Many people suffer from some form of arthritis of the hip or knee. In fact, it has been estimated that 1 in 5 patients have some form of arthritis affecting their mobility. It is one of the most costly conditions that we as healthcare providers deal with. So if you have pain that is present on a regular basis, pain that interferes with your sleep, requires anti-inflammatory medication, and limits everyday activities, you may well be suffering from osteoarthritis that is serious enough to consider joint replacement surgery. After seeking an evaluation with an orthopedic surgeon, who will listen to your history, examine your extremities, and obtain an x-ray, discussions will ensue as to the appropriate treatment of your hip or knee condition. As osteoarthritis is a progressive disorder, it will not cease hurting as time goes on. The rate at which the condition progresses is highly variable and different from patient to patient. In general, for early and moderate arthritis symptomatic treatment in the form of weight loss, strengthening exercises, oral anti-inflammatory medications, and occasionally injectable medications into the affected joint can be very effective. With time as the arthritis progresses, the efficacy of these treatment modalities will decrease and patients will reach the conclusion that something needs to be done. There are many variables that will lead ultimately for a patient to decide on having joint replacement surgery, but the most important seem to be increasing pain, decreasing function, and a quality of life that is suffering as a result of the above. Once these become clear, the decision to proceed is made by the patient in consultation with their surgeon. The most effective treatments prior to surgery include those that are most easily made by the patient in the form of improving their overall health, decreasing their weight and improving their strength to get the most out of their compromised joint.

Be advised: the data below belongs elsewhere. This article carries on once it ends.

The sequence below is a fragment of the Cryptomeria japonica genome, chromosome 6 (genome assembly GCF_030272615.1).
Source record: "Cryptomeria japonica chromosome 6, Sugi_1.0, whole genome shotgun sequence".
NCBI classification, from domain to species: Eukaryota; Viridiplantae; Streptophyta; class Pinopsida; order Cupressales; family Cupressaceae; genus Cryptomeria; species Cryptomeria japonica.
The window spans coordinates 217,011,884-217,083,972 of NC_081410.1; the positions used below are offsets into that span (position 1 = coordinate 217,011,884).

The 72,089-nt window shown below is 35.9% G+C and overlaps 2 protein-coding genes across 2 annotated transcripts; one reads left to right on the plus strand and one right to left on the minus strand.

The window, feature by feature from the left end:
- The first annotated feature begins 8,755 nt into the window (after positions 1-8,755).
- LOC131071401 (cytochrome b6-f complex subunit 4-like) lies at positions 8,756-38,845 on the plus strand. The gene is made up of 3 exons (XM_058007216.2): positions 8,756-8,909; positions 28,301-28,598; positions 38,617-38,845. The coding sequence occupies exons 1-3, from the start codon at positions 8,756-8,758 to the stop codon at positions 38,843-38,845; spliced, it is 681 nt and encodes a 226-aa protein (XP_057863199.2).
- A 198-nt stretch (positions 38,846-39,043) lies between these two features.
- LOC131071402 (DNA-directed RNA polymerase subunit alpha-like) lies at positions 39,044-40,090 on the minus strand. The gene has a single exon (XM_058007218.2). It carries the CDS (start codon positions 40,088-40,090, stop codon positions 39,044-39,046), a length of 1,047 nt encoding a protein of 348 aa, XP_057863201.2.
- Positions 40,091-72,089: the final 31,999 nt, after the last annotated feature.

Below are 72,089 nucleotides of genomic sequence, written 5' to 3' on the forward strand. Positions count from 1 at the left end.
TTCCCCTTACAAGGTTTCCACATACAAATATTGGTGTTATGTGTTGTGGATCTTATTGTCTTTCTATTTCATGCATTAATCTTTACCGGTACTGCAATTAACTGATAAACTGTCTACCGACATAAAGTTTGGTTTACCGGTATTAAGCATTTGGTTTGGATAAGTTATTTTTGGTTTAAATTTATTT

—William P. Barrett, MD